Geochemistry/ocean acidification research scientist


Research scientist to work as a lab technician in a new isotope geochemistry/ocean acidification group in the School of Oceanography, University of Washington. The lab uses a suite of geochemical techniques to study biomineralization in coral and foraminifera, with applications in ocean acidification and paleoceanography.  The research scientist will prepare carbonate or seawater samples (column chemistry, isotope-dilution, making thin sections, micromilling, etc.) and analyze the samples by mass spectrometry (on a Nu Plasma MC-ICP-MS and/or a new SF-ICP-MS).  Additional responsibilities include saltwater aquarium upkeep, analytical methods development, co-supervising undergraduate research interns, working closely with graduate students and postdocs, data reduction, maintaining lab records, training new users, and lab/instrument maintenance.  The job may also involve occasional multi-day research trips to use NanoSIMS, atom probe tomography, or other instruments at the Pacific Northwest National Lab in Richland, WA.  More information about research in the Gagnon Lab can be found online:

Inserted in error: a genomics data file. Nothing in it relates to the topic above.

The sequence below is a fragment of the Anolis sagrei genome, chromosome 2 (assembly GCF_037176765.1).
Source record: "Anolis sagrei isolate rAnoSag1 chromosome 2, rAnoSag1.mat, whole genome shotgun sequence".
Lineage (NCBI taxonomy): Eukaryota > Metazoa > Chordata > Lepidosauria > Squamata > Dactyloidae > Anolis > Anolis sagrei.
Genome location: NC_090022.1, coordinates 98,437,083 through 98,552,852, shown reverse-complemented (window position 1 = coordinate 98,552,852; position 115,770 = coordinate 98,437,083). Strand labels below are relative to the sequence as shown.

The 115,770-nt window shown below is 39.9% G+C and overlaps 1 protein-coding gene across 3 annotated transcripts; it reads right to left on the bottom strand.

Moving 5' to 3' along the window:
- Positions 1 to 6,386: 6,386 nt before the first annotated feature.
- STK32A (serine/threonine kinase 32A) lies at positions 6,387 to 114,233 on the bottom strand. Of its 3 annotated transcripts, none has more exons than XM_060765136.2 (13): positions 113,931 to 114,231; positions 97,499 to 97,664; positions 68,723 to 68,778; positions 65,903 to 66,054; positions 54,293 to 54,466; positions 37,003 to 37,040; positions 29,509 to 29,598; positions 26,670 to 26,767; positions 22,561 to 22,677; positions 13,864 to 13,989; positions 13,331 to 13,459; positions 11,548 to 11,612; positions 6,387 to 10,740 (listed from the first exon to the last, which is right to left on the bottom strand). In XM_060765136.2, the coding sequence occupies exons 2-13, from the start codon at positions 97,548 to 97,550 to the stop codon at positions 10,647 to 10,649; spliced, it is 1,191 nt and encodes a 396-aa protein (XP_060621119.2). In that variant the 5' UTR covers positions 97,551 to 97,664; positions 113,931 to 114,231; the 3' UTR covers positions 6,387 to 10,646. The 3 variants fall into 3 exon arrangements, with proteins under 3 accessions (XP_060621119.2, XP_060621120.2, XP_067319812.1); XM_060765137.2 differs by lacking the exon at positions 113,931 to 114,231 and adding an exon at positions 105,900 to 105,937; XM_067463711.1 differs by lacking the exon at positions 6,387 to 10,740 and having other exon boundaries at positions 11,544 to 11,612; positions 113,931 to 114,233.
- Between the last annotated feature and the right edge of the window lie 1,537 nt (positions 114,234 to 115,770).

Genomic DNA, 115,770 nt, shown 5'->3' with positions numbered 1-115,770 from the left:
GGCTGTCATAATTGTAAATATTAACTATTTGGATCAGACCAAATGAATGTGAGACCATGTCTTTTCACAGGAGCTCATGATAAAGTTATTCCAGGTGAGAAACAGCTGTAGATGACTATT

Ideal qualifications include a M.S. or B.S./B.A. in geochemistry, chemistry, earth sciences, or related discipline.  Two or more years of experience operating mass-spectrometers (MC-ICP-MS and/or TIMS) and preparing samples in a clean lab setting is preferred, but exceptionally motivated applicants with a strong quantitative/analytical background will also be considered.  Familiarity with Matlab is also a plus.  The candidate should be detail oriented, easy to work with, highly motivated, and interested in mastering new techniques. This is a one-year position and is contingent upon continued funding for an additional year.  Start date is somewhat negotiable between July and September 2013.

To apply:
1. Go to and click on ?Start your job search?

2. After the login pages, search for the job by typing in Req# 93669

3. Follow the instructions to apply for the job.

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Ocean acidification in the IPCC AR5 WG II

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